While the present invention has been described with reference to what are presently considered to be the preferred embodiments, it is to be understood that the invention is not limited to the disclosed embodiments. On the contrary, the invention is intended to cover various modifications and equivalent arrangements included within the spirit and scope of the appended claims. For example, while only two lens surfaces having power are provided for one dot in the above embodiments, the number of lens surfaces for one dot may be three or more. The present invention is applicable not only to a three-panel projection type liquid crystal display device, but also to a single-panel projection type liquid crystal display device.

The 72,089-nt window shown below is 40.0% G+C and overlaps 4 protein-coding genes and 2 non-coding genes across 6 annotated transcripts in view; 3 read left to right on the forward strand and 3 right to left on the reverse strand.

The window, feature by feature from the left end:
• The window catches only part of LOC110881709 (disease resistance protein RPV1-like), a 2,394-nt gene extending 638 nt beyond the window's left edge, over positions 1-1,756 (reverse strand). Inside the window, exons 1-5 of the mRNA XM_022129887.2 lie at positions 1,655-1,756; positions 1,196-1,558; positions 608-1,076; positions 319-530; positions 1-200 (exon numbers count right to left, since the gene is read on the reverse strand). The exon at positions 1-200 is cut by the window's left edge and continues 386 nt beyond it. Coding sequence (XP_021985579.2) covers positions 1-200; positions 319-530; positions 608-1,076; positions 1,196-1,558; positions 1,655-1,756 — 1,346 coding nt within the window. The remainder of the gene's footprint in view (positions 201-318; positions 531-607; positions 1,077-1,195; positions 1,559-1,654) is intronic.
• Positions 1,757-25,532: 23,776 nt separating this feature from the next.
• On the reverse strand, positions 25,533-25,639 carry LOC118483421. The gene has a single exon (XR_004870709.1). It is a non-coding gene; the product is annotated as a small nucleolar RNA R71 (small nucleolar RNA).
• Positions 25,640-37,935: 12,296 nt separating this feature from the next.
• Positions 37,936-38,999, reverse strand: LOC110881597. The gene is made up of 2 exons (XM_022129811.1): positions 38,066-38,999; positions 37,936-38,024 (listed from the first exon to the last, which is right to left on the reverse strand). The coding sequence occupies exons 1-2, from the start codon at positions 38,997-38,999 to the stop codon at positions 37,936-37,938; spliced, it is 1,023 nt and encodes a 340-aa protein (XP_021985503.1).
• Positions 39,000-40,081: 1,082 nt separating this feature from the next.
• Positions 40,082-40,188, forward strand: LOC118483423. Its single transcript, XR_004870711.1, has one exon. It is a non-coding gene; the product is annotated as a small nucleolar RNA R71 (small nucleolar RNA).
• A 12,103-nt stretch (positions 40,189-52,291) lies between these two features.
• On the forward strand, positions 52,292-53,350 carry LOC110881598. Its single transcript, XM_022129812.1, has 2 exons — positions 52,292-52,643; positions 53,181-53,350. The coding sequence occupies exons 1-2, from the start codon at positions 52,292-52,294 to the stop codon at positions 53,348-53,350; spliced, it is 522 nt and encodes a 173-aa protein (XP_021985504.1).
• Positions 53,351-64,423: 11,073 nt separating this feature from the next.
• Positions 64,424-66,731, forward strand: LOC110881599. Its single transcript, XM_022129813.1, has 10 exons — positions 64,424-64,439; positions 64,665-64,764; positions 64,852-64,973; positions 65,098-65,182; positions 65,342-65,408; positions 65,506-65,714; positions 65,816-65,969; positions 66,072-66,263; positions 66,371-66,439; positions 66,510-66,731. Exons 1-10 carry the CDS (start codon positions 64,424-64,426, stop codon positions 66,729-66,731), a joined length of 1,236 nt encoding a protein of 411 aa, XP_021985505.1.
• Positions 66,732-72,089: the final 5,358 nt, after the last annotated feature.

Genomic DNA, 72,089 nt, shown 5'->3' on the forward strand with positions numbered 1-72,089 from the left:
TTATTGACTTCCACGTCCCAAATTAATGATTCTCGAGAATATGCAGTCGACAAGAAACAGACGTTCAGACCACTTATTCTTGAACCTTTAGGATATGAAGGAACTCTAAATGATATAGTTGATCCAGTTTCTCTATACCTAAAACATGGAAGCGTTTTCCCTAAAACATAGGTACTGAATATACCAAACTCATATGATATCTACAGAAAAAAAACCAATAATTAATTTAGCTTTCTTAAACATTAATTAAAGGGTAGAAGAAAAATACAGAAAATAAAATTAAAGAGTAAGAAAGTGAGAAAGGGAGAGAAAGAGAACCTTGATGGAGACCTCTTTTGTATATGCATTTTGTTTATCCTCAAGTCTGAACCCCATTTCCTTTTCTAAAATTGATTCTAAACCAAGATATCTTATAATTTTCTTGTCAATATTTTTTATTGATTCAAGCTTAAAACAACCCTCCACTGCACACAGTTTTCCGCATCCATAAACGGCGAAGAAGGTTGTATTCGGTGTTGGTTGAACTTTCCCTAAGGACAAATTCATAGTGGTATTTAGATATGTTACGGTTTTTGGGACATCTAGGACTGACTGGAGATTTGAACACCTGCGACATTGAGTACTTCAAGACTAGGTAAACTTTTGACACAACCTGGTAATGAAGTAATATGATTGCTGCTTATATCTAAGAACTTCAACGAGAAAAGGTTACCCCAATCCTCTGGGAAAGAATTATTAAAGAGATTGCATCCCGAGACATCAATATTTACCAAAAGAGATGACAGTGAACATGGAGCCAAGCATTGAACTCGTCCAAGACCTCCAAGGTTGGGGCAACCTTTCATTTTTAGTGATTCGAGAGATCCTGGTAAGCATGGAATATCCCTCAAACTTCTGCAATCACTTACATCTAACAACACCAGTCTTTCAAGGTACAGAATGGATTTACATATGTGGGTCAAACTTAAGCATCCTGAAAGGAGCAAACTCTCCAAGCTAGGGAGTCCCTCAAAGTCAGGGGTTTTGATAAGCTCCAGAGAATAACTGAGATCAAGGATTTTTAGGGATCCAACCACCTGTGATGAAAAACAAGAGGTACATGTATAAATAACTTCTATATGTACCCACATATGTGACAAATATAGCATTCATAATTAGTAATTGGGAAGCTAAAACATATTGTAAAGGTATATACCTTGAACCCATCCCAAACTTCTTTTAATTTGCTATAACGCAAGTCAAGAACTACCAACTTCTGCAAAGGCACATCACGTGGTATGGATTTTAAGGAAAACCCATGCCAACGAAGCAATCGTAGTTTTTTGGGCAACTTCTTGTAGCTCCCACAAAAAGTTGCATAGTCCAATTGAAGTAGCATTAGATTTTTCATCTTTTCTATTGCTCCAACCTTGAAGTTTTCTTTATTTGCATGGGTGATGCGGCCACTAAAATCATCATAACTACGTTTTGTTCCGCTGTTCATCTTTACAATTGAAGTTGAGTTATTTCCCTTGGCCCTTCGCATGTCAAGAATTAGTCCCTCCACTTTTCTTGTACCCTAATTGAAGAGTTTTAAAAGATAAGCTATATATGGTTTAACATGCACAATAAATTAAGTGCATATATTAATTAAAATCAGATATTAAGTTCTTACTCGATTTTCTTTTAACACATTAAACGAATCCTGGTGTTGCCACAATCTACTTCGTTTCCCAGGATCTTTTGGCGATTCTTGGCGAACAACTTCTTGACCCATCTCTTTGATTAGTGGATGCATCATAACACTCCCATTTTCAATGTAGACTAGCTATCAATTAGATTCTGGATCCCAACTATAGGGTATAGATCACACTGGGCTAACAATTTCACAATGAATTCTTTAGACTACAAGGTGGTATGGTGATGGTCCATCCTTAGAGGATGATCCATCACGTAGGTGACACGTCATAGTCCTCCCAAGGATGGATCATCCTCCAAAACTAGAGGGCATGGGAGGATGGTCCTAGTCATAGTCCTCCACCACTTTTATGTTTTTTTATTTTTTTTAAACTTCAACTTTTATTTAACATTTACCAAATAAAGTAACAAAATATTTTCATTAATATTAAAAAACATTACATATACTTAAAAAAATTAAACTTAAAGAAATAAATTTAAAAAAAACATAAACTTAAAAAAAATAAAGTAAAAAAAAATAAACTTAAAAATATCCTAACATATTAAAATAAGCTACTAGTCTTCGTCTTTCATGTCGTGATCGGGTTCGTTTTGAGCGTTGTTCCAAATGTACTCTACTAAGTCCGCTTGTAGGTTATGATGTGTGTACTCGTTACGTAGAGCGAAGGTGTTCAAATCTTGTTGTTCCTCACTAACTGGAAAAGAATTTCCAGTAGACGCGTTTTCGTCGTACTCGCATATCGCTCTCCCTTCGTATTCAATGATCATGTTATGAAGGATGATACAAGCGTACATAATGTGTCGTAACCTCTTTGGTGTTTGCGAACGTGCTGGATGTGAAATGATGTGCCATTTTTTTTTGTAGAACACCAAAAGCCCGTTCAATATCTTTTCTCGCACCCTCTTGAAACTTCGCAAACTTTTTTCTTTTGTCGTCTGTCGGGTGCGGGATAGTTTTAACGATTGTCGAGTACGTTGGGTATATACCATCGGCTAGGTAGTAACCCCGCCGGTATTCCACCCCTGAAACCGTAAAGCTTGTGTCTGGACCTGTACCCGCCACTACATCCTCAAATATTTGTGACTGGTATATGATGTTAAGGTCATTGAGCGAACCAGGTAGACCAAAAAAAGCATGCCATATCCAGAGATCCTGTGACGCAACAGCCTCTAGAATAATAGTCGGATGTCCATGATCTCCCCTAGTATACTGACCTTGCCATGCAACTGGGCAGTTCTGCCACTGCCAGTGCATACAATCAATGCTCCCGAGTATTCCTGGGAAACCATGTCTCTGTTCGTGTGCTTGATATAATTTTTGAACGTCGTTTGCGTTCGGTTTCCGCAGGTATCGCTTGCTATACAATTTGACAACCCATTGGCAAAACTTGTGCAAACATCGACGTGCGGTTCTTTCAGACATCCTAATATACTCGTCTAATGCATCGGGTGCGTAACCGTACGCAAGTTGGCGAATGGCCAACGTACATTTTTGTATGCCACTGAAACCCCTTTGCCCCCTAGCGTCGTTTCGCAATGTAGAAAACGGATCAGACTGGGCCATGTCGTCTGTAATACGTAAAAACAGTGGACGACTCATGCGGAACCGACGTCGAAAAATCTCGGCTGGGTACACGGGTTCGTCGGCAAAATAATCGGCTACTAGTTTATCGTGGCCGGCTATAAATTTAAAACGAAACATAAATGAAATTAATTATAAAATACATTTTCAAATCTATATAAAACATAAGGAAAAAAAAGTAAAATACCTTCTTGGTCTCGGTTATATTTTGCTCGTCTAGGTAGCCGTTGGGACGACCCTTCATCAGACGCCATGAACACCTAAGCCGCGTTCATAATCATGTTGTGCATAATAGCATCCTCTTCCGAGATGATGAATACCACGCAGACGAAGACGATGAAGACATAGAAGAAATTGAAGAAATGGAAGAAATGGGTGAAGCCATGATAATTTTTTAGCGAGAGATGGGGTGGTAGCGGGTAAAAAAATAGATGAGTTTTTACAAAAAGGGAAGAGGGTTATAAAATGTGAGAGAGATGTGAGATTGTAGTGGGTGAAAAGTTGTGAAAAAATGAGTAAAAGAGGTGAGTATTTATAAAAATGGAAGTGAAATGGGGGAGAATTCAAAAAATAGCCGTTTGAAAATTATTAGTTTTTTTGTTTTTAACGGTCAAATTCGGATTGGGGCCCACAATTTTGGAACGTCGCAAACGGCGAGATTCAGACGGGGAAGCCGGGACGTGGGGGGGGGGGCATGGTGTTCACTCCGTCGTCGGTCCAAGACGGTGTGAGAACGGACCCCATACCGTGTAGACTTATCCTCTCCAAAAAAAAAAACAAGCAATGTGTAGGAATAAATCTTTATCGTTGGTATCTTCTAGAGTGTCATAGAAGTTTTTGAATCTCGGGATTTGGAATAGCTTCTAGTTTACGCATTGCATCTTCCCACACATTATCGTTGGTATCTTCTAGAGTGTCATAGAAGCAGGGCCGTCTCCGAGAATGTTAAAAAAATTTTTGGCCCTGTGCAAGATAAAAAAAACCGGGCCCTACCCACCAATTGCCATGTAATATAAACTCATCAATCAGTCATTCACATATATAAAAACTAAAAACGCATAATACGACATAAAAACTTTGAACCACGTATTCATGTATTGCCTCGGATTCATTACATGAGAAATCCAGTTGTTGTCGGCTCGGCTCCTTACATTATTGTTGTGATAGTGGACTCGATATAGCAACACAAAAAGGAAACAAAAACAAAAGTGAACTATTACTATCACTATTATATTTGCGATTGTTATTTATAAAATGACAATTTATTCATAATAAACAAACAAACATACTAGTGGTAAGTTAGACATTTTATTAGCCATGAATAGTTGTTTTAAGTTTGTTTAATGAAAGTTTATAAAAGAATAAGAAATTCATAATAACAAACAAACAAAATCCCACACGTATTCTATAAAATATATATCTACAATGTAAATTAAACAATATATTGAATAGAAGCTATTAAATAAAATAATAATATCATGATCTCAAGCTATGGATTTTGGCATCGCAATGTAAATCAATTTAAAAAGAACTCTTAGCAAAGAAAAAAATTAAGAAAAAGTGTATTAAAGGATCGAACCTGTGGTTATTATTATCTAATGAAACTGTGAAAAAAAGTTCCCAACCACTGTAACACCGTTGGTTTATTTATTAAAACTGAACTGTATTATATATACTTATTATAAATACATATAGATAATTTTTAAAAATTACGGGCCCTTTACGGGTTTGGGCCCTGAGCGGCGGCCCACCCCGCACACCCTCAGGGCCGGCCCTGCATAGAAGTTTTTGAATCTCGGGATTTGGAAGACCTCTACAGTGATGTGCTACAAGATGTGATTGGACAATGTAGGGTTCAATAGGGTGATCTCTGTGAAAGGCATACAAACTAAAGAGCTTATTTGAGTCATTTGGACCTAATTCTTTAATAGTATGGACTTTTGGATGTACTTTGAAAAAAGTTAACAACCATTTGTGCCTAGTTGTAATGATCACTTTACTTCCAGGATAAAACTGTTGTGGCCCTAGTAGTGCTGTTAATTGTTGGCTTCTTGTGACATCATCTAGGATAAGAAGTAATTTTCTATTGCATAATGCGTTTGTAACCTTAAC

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Referenced by
Citing PatentFiling datePublication dateApplicantTitle
US6940647Oct 28, 2004Sep 6, 2005Cheetah Omni, LlcApparatus and method for controlling polarization of an optical signal
US7312928Oct 1, 2005Dec 25, 2007Hewlett-Packard Development Company, L.P.Projection system field lens
US20110109818 *Sep 28, 2010May 12, 2011Sony CorporationLiquid crystal display device, method for manufacturing the same, and projection-type liquid crystal display apparatus with liquid crystal display device
Classifications
U.S. Classification349/9, 348/E05.141, 348/E09.027
International ClassificationG03B21/14, G02F1/1335, G02B27/28, G09F9/00, G09F9/30, H04N5/74, G02B27/14, G02B3/02, G03B21/00, H04N9/31, G02F1/13, G02B3/00, G02B3/08
Cooperative ClassificationG02F1/133526, G02B3/0068, G02B27/145, H04N9/3197, G02F1/133536, H04N9/3105, G02B27/1046, G02B27/285, H04N9/3152, H04N5/7441, G02F2001/13355, G02B27/149
European ClassificationG02B27/14X, H04N9/31A1, G02B27/10A3T, G02B27/14S, H04N9/31R5B, G02F1/1335L, H04N9/31V, G02B27/28B1, G02B3/00A3Z1